Explore further: Subcortical damage is 'primary cause' of neurological deficits after 'awake craniotomy'

More information: Numerosity representation is encoded in human subcortex, PNAS, www.pnas.org/cgi/doi/10.1073/pnas.1613982114

Related Stories

Subcortical damage is 'primary cause' of neurological deficits after 'awake craniotomy'

February 7, 2013
Injury to the subcortical structures of the inner brain is a major contributor to worsening neurological abnormalities after "awake craniotomy" for brain tumors, reports a study in the February issue of Neurosurgery, official ...

Neuronal feedback could change what we 'see'

March 30, 2016
Ever see something that isn't really there? Could your mind be playing tricks on you? The "tricks" might be your brain reacting to feedback between neurons in different parts of the visual system, according to a study published ...

Researcher develops mouse model for studying development of visual cortex

November 30, 2016
A day by day log of cortical electric activity in the mouse visual cortex was published in the Journal of Neuroscience by George Washington University (GW) researcher Matthew Colonnese, Ph.D. This research is the first to ...

Neuroscientists identify how the brain works to select what we (want to) see

February 21, 2012
If you are looking for a particular object — say a yellow pencil — on a cluttered desk, how does your brain work to visually locate it?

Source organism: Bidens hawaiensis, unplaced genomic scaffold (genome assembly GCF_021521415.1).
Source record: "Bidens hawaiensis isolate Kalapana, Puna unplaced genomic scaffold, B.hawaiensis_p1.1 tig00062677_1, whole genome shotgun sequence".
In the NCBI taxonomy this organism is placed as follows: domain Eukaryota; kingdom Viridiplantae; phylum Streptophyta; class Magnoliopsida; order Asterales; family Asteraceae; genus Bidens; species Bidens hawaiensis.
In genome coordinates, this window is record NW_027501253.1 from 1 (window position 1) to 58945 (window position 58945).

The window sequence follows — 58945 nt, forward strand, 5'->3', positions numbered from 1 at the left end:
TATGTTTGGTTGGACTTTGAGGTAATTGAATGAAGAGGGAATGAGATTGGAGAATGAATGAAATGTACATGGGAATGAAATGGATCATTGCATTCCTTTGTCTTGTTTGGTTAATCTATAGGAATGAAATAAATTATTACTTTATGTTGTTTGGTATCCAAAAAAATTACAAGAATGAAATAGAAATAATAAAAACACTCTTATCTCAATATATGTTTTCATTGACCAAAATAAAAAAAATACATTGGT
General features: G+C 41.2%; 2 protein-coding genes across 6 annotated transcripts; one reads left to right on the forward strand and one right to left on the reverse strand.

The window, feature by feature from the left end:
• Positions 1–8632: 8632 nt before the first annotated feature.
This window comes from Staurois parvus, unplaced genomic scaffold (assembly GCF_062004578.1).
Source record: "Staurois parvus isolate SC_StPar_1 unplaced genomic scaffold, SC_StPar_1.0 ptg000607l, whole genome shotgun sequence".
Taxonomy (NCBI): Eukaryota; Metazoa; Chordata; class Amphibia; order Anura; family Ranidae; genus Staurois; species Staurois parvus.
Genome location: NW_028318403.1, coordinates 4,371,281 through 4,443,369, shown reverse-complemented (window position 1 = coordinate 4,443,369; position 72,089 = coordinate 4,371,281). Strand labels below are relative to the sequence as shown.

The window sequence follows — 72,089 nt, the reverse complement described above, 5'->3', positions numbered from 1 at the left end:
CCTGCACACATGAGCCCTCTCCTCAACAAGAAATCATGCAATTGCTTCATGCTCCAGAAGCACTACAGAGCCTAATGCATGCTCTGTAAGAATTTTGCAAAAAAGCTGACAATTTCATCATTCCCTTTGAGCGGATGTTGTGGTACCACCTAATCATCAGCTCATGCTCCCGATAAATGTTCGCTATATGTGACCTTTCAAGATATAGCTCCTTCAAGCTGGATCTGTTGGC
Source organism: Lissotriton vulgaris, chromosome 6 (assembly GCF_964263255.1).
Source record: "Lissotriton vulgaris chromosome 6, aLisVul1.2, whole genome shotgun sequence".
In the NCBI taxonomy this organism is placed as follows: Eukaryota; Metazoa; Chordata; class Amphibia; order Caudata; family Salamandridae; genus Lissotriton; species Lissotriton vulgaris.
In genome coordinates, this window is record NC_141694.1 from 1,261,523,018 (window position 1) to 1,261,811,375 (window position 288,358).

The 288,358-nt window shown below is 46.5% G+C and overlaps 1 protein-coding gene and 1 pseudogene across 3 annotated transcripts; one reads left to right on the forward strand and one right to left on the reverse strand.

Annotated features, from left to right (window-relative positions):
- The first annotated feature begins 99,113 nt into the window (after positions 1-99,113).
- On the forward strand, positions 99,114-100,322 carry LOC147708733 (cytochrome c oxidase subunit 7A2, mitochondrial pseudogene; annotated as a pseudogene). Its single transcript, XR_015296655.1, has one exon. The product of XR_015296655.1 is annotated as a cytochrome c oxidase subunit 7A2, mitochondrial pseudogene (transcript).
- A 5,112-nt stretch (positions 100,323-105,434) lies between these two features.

Recommended for you

Research reveals atomic-level changes in ALS-linked protein

January 18, 2018
For the first time, researchers have described atom-by-atom changes in a family of proteins linked to amyotrophic lateral sclerosis (ALS), a group of brain disorders known as frontotemporal dementia and degenerative diseases ...

Fragile X finding shows normal neurons that interact poorly

January 18, 2018
Neurons in mice afflicted with the genetic defect that causes Fragile X syndrome (FXS) appear similar to those in healthy mice, but these neurons fail to interact normally, resulting in the long-known cognitive impairments, ...

How your brain remembers what you had for dinner last night

January 17, 2018
Confirming earlier computational models, researchers at University of California San Diego and UC San Diego School of Medicine, with colleagues in Arizona and Louisiana, report that episodic memories are encoded in the hippocampus ...

Recording a thought's fleeting trip through the brain

January 17, 2018
University of California, Berkeley neuroscientists have tracked the progress of a thought through the brain, showing clearly how the prefrontal cortex at the front of the brain coordinates activity to help us act in response ...

Midbrain 'start neurons' control whether we walk or run

January 17, 2018
Locomotion comprises the most fundamental movements we perform. It is a complex sequence from initiating the first step, to stopping when we reach our goal. At the same time, locomotion is executed at different speeds to ...

Neuroscientists suggest a model for how we gain volitional control of what we hold in our minds

January 16, 2018
Working memory is a sort of "mental sketchpad" that allows you to accomplish everyday tasks such as calling in your hungry family's takeout order and finding the bathroom you were just told "will be the third door on the ...

0 comments

Please sign in to add a comment. Registration is free, and takes less than a minute. Read more

Click here to reset your password.
Sign in to get notified via email when new comments are made.